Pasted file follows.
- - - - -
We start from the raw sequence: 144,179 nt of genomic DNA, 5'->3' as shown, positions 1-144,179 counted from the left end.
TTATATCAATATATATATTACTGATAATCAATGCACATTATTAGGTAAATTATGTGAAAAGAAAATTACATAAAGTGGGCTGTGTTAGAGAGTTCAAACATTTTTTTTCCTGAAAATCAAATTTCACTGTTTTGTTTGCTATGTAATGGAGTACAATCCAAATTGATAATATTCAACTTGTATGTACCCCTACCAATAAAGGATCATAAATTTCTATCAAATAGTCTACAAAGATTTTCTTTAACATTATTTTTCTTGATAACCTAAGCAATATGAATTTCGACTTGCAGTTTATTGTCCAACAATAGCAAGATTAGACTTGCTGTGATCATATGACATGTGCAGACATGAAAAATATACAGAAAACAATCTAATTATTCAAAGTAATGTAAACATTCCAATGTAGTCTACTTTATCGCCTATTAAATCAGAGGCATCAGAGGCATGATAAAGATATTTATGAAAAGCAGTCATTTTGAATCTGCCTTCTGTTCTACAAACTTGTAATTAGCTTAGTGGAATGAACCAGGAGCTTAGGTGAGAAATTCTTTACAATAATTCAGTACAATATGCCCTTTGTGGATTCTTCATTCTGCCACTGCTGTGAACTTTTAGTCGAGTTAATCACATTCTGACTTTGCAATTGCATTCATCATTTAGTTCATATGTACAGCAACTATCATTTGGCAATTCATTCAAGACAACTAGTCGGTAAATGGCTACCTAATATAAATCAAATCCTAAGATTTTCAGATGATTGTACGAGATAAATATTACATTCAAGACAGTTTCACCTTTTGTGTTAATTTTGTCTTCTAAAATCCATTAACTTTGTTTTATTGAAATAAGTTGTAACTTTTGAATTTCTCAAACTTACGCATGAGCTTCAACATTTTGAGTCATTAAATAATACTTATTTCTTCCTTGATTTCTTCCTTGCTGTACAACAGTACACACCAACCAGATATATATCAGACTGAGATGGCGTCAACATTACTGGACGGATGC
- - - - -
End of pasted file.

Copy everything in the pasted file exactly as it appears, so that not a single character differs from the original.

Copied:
We start from the raw sequence: 144,179 nt of genomic DNA, 5'->3' as shown, positions 1-144,179 counted from the left end.
TTATATCAATATATATATTACTGATAATCAATGCACATTATTAGGTAAATTATGTGAAAAGAAAATTACATAAAGTGGGCTGTGTTAGAGAGTTCAAACATTTTTTTTCCTGAAAATCAAATTTCACTGTTTTGTTTGCTATGTAATGGAGTACAATCCAAATTGATAATATTCAACTTGTATGTACCCCTACCAATAAAGGATCATAAATTTCTATCAAATAGTCTACAAAGATTTTCTTTAACATTATTTTTCTTGATAACCTAAGCAATATGAATTTCGACTTGCAGTTTATTGTCCAACAATAGCAAGATTAGACTTGCTGTGATCATATGACATGTGCAGACATGAAAAATATACAGAAAACAATCTAATTATTCAAAGTAATGTAAACATTCCAATGTAGTCTACTTTATCGCCTATTAAATCAGAGGCATCAGAGGCATGATAAAGATATTTATGAAAAGCAGTCATTTTGAATCTGCCTTCTGTTCTACAAACTTGTAATTAGCTTAGTGGAATGAACCAGGAGCTTAGGTGAGAAATTCTTTACAATAATTCAGTACAATATGCCCTTTGTGGATTCTTCATTCTGCCACTGCTGTGAACTTTTAGTCGAGTTAATCACATTCTGACTTTGCAATTGCATTCATCATTTAGTTCATATGTACAGCAACTATCATTTGGCAATTCATTCAAGACAACTAGTCGGTAAATGGCTACCTAATATAAATCAAATCCTAAGATTTTCAGATGATTGTACGAGATAAATATTACATTCAAGACAGTTTCACCTTTTGTGTTAATTTTGTCTTCTAAAATCCATTAACTTTGTTTTATTGAAATAAGTTGTAACTTTTGAATTTCTCAAACTTACGCATGAGCTTCAACATTTTGAGTCATTAAATAATACTTATTTCTTCCTTGATTTCTTCCTTGCTGTACAACAGTACACACCAACCAGATATATATCAGACTGAGATGGCGTCAACATTACTGGACGGATGC